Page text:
Movie documents Carson High School girl’s drug battle
December 1, 2006
Having achieved five months clean from methamphetamine, Cyndle Bell is working on the next big accomplishment in her life – graduating from high school.
Along the way, she has had several disappointments. She never played softball or basketball like she had wanted. She dropped out of school last year. But now she wants to turn her failures into inspiration for others.
As part of her mandatory senior project, she is making a 15-minute movie with Brian Reedy’s video production class, “An Addict’s Turn,” documenting her struggle with drugs.
“I want it to be an eye-opener for kids, especially the ones who are going to be freshmen,” she said. “I’m doing this mostly for my sister. I don’t want her to follow in my footsteps.”
Bell, 17, was in eighth grade when she went to a party of high-schoolers. It wasn’t unusual for the 13-year-old to be hanging out with an older crowd, she always looked older than she was anyway. And it wasn’t unusual for her to be exposed to drugs and alcohol. She started drinking at 11 and smoking pot at 12. So when she was offered meth at the party, not wanting to make a bad impression, she readily accepted.
“I didn’t know anything about it,” she said. “I just did it.”
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And she liked it.
“It took away all my problems,” she said. “The feeling of it made me want to do it again and again.”
And she did it again and again and again, until she realized that instead of taking away her problems, it was creating them.
After Bell was caught skipping classes repeatedly, her mother called the police, who found psychedelic mushrooms in her possession.
Juvenile detention was followed by probation, and after failing several drug tests, she was sentenced to a three-month rehabilitation center in Silver Springs in April.
It was there, she said, her life began to change.
“I realized my family was there for me. They cared about me,” she said. “My friends just wanted me to still get high with them.”
After rehab, she relapsed and voluntarily returned in August. Since then, she has remained clean. She’s attended night classes to make up missing credits and is on track to graduate with her class in June.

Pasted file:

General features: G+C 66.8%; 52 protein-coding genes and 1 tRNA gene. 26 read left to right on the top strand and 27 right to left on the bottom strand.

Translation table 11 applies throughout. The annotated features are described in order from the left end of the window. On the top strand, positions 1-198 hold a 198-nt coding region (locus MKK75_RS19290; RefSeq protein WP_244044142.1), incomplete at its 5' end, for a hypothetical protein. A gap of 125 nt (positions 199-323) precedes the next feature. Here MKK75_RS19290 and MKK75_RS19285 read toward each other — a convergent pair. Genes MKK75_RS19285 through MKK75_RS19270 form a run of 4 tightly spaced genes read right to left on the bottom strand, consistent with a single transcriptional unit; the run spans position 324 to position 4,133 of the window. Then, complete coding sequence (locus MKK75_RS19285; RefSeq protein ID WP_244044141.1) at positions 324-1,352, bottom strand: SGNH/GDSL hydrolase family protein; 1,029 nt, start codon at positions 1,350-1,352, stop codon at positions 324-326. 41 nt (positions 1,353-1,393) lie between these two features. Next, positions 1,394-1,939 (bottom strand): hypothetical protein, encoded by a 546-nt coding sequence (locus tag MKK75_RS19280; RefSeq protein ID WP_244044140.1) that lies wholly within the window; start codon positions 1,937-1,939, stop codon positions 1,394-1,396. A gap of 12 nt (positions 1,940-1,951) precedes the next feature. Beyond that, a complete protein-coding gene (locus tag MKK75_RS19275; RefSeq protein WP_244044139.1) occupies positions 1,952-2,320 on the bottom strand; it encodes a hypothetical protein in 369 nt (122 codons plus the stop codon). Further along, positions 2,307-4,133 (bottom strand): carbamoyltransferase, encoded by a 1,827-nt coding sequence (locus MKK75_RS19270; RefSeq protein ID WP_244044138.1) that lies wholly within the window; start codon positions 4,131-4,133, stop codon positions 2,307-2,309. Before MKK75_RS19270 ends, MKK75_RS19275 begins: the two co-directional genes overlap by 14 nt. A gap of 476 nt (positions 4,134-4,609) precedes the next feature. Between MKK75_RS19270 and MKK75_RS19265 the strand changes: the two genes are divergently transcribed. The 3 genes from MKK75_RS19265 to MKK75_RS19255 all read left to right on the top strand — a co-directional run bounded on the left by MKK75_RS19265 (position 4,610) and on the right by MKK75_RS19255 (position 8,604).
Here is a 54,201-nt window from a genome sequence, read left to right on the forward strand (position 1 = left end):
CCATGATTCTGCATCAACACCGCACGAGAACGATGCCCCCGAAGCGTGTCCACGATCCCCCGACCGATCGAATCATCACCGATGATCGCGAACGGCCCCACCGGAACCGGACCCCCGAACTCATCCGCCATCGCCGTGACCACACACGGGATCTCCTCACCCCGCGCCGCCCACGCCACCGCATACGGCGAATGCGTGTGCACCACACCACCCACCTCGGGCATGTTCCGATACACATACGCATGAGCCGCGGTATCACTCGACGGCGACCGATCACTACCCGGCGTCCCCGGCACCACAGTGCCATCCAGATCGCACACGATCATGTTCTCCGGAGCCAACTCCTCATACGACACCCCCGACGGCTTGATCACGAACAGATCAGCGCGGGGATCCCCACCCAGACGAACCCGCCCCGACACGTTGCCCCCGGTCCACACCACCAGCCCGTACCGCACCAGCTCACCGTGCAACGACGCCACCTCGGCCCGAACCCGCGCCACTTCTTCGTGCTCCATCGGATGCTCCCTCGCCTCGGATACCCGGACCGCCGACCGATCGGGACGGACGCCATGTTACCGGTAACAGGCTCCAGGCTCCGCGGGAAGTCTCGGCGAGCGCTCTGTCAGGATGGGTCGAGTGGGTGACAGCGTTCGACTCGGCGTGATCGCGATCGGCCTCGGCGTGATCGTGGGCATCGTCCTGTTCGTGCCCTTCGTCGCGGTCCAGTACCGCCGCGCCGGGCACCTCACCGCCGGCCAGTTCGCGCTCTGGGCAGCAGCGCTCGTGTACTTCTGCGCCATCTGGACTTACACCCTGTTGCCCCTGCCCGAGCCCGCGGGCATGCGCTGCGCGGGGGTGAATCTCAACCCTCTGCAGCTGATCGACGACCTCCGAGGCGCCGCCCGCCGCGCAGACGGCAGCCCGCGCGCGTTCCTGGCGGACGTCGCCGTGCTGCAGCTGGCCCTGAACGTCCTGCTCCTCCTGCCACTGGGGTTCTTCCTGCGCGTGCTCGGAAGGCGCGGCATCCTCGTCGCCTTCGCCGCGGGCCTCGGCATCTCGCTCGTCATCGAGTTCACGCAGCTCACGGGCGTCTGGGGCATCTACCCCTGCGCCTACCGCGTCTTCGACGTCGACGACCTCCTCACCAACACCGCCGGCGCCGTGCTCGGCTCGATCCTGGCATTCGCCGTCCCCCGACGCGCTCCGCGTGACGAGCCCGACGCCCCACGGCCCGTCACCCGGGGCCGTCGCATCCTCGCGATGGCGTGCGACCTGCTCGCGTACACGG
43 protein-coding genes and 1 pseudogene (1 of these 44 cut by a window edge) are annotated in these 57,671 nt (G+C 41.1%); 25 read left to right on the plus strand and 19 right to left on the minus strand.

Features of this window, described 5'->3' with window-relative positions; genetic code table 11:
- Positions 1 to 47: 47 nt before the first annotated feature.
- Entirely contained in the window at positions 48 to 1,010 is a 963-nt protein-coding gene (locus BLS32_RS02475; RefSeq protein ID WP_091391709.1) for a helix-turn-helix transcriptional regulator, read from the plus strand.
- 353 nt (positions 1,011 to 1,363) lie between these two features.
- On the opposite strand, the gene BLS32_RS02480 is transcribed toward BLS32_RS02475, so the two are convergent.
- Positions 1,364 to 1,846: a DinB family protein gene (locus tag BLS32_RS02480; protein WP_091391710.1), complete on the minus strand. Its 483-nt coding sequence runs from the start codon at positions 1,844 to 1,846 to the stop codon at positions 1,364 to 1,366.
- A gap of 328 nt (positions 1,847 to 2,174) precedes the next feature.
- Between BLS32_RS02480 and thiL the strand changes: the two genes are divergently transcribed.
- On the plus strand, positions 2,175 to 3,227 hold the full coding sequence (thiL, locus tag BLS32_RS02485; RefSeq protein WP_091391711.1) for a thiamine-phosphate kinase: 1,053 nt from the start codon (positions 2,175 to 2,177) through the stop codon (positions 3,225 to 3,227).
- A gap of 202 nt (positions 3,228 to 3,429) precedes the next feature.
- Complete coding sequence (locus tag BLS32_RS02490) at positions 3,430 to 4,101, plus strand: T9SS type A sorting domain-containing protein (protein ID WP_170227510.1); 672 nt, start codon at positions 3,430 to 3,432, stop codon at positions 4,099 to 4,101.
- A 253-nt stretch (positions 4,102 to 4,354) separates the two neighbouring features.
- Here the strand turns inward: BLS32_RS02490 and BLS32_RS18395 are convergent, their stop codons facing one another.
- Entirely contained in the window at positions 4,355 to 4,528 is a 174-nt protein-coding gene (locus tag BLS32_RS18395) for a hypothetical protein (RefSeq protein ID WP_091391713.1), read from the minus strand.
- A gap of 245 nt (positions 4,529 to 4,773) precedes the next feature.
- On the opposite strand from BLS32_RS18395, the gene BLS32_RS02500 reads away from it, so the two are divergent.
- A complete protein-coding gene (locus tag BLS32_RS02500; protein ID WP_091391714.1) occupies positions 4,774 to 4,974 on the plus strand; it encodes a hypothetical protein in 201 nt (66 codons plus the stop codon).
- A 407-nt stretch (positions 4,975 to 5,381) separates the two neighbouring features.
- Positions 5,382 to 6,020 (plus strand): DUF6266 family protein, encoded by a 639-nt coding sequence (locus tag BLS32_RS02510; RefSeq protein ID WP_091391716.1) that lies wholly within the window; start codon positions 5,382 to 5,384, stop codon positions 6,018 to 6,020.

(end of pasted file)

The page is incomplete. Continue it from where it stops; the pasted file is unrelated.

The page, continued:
She wrote the script for the film, which is centered around Heather, Bell’s character, and her relationship with her probation officer.
Video production student Chris Crevling is serving as assistant director on the film and has his own reasons for being passionate about the project.
“I hate meth because my mom had a problem with it and now we no longer talk,” he said. “I despise drugs and I hope this film gets in people’s heads. I want them to see how meth ruins people.”
Once made, the film, funded through a $30,000 federal Service Learning grant, will be distributed to agencies throughout the community and to schools around the country.
Members of the Academy of Digital Cinema, out of Los Angeles, helped with filming Wednesday and today and supplied two professional actors for the project.
“Working with kids and giving them technical knowledge is a good thing,” said David Mesloh, director of photography for the academy. “The fact that the project is what it is, is even better. It’s social accountability.”
The class is working with the city’s methamphetamine coalition, Partnership Carson City, designed to curb use of the drug within the community.
Bell said the first step in fighting the drug is letting go of denial.
“My mom didn’t want to believe it,” she said. “A lot of parents don’t want to think their kids are involved, so they let them do it.”
And, she said, the drug doesn’t discriminate.
“I would guess 60 percent of this school has tried it,” she said. “It’s not a certain clique. I’ve done it with jocks, with goths. It’s a real big problem in Carson.”
— Contact reporter Teri Vance at email@example.com or at 881-1272.